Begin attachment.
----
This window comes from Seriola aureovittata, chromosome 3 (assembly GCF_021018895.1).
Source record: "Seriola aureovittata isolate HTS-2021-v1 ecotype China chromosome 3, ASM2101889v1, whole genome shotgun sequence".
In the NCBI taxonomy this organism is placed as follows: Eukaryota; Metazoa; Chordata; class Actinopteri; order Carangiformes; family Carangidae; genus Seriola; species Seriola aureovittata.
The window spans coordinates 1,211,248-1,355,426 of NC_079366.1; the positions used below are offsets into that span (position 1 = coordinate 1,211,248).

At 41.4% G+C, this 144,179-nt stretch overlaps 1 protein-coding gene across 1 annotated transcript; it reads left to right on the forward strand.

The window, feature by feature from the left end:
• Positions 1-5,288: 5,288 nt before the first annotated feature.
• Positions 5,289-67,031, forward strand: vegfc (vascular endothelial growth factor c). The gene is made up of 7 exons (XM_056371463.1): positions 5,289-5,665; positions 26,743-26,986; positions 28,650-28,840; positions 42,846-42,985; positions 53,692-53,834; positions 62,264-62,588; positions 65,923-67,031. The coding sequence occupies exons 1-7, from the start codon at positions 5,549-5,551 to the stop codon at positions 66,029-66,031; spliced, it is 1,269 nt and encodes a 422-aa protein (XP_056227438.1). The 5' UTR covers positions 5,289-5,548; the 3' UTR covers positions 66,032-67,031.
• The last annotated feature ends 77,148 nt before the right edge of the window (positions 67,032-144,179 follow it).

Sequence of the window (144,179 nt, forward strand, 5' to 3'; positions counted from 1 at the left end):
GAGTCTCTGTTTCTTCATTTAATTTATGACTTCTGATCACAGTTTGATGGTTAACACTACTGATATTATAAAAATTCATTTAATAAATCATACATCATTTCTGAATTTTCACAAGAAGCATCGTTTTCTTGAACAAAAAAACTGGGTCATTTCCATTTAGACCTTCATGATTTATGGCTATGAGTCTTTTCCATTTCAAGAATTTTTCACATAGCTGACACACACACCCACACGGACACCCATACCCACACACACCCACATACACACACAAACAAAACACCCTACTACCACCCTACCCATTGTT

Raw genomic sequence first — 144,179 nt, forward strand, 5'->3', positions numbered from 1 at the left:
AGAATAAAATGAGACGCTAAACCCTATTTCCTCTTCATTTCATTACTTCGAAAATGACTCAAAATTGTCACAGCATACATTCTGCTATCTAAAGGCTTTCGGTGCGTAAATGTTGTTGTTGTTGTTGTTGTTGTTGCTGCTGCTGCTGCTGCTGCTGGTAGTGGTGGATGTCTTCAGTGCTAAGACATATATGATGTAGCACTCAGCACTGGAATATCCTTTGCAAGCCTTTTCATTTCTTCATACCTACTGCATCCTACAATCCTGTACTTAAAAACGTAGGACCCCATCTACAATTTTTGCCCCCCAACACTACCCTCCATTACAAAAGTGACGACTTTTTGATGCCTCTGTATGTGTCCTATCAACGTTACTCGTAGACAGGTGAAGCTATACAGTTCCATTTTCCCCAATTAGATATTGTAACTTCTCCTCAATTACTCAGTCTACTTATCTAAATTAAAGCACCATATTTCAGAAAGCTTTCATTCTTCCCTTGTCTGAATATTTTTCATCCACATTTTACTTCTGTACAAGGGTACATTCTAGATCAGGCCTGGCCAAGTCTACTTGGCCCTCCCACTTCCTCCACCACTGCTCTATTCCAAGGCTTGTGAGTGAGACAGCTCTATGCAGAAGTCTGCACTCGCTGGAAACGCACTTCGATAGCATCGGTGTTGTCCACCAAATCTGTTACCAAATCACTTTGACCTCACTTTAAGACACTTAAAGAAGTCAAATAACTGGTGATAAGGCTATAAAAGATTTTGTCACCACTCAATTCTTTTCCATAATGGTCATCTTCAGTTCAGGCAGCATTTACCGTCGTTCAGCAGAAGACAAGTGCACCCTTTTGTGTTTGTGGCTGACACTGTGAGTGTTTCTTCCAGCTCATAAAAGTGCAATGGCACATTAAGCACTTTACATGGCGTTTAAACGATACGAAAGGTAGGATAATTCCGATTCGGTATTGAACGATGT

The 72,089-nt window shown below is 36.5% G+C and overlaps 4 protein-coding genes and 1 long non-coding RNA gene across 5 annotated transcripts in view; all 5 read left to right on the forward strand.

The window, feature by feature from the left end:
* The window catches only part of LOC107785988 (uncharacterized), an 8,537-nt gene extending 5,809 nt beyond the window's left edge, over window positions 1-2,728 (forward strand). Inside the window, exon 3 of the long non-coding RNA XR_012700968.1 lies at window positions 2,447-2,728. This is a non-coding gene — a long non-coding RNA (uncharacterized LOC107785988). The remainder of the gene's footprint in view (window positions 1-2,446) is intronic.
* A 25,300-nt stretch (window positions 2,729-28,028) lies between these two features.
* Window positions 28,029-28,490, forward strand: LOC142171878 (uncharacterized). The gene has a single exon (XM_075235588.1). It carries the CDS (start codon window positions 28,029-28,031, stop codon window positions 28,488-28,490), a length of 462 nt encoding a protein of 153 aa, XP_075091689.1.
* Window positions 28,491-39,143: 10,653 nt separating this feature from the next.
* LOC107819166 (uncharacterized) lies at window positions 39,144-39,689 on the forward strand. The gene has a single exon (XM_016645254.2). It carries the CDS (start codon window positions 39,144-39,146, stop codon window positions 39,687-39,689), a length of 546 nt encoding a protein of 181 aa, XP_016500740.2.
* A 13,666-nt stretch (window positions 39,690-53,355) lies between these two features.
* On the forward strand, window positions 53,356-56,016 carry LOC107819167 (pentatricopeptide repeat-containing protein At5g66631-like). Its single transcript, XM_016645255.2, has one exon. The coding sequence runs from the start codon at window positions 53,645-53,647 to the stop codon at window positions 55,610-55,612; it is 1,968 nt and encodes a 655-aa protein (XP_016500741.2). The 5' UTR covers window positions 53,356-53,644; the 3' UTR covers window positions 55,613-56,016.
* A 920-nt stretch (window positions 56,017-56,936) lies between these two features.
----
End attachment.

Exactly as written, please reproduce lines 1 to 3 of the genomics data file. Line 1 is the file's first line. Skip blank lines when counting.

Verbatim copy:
This window comes from Seriola aureovittata, chromosome 3 (assembly GCF_021018895.1).
Source record: "Seriola aureovittata isolate HTS-2021-v1 ecotype China chromosome 3, ASM2101889v1, whole genome shotgun sequence".
In the NCBI taxonomy this organism is placed as follows: Eukaryota; Metazoa; Chordata; class Actinopteri; order Carangiformes; family Carangidae; genus Seriola; species Seriola aureovittata.